Student-run exhibit focuses on the human experience Two Tyler School of Art students put together an exhibit featuring more than 35 artists. BY AMANDA LIEN Copy Editor Senior painting majors Samantha Herman and Gillian Mead have followed nearly identical paths since they started their freshman year. They took the same classes, chose the same major and studied abroad in Rome together this past summer — where they decided to collaborate on an art exhibit. The resulting exhibit, “Muscle Memory,” features works from 37 artists and runs Wednesday to Saturday in the Stella Elkins Tyler Gallery. A special opening reception with performances by three artists is on Friday. “We thought [the human experience]
was a good abstract jumping-off point that wasn’t so set in stone that we would just get the same kinds of works submitted over and over,” Mead said. Herman and Mead said people use muscle memory day after day without even thinking about it. To gather submissions for the show, Herman said they created a Facebook event with a brief description of their concept. They asked artists to submit up to three works based on the concept of rituals, or acts of muscle memory. Kari Scott, assistant director of Tyler Student Life and Stella Elkins Tyler Gallery coordinator, promoted “Muscle Memory” in her weekly newsletter. About 80 local and national artists submitted work, Herman said. The chosen artists are a combination of current and former Tyler students, as well as artists from New York City, Balti-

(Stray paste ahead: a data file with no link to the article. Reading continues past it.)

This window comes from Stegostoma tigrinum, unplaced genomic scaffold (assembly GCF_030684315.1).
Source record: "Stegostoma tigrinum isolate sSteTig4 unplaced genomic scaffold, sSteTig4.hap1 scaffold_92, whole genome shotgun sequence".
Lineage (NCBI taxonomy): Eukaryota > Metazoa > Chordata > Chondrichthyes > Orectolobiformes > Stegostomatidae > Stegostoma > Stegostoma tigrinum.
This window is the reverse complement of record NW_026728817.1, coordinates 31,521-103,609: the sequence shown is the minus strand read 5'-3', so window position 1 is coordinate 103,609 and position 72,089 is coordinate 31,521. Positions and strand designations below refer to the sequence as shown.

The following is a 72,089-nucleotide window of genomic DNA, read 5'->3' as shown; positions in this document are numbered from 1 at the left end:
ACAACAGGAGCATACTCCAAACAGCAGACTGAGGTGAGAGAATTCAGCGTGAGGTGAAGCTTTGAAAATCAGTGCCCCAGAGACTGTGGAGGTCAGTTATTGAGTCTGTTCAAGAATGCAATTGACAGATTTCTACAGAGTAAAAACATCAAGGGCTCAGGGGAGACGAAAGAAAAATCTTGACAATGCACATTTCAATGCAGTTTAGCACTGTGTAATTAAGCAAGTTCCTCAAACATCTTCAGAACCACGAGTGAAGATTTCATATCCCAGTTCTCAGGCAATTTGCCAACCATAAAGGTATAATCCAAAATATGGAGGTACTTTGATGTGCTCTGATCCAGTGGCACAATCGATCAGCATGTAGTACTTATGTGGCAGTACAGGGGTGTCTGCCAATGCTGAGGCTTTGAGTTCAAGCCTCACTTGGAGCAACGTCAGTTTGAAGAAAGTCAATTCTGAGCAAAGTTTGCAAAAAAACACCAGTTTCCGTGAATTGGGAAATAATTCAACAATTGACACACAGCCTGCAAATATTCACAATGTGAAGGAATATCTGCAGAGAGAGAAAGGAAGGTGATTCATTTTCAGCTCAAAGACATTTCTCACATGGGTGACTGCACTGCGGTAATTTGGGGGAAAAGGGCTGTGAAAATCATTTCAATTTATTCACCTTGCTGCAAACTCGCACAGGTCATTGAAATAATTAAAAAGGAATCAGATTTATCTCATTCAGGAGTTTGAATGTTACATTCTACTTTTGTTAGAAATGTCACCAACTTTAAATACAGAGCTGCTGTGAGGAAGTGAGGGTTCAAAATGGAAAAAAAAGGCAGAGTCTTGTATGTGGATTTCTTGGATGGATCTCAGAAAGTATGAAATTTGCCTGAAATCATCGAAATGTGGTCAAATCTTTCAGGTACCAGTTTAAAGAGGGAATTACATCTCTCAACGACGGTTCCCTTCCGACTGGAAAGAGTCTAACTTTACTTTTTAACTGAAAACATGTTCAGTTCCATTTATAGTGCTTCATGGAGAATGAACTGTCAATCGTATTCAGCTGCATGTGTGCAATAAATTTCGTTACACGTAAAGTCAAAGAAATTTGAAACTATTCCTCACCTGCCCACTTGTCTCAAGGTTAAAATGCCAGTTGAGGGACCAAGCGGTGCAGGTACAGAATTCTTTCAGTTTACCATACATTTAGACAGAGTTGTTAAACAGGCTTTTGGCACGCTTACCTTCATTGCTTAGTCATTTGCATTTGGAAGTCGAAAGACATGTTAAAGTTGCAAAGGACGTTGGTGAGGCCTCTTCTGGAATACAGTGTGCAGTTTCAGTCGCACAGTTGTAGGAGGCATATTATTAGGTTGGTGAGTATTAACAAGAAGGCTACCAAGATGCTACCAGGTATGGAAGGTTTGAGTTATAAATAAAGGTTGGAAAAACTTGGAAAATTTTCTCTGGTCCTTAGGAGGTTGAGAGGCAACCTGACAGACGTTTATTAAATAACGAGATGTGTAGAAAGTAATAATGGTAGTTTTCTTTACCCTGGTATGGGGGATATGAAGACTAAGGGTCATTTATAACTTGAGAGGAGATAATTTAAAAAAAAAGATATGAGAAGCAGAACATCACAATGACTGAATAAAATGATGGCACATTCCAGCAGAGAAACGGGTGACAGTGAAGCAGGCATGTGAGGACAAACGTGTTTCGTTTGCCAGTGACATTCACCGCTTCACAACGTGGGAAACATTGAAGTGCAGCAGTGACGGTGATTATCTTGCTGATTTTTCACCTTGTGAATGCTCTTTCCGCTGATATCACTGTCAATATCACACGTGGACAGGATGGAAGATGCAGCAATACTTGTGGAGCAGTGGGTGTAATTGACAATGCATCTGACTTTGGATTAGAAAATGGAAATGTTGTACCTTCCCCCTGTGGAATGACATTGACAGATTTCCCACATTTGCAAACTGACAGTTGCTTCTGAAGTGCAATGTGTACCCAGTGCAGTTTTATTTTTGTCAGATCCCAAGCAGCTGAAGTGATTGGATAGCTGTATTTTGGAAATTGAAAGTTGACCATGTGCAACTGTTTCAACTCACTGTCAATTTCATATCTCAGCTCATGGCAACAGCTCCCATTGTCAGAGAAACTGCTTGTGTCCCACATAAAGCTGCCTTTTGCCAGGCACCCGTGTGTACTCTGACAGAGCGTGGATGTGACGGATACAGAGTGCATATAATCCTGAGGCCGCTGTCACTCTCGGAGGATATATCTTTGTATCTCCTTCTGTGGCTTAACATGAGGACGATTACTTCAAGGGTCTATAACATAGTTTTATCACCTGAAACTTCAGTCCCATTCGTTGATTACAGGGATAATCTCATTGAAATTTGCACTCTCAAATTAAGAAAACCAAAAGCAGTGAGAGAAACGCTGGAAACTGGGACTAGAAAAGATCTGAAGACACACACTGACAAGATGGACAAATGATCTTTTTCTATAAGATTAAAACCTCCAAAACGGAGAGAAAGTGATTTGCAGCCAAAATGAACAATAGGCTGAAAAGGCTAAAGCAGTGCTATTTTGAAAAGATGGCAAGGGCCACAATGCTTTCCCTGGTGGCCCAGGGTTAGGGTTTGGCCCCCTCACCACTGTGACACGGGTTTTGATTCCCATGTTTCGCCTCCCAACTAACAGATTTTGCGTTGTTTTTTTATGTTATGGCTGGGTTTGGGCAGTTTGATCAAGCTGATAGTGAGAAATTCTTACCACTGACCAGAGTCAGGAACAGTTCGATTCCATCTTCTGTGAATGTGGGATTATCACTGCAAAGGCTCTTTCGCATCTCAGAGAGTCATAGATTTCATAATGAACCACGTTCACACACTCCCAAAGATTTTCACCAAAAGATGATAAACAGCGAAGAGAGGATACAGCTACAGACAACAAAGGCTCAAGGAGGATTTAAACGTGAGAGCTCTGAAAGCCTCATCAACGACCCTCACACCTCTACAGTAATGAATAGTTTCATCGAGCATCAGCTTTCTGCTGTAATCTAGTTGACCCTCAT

EXHIBIT PAGE 12
SYDNEY SCHAEFER / THE TEMPLE NEWS Samantha Herman (left) and Gillian Mead, both senior painting majors, began installing pieces for their collaborative exhibit, “Muscle Memory” on Monday in the Stella Elkins Tyler Gallery.
BIKE | PAGE 8
HOUSING | PAGE 8
LIVE IN PHILLY | PAGE 10
TIME TRAVEL | PAGE 12
An alumnus is working with a Ghanian company to fund the distribution of bicycles in the country.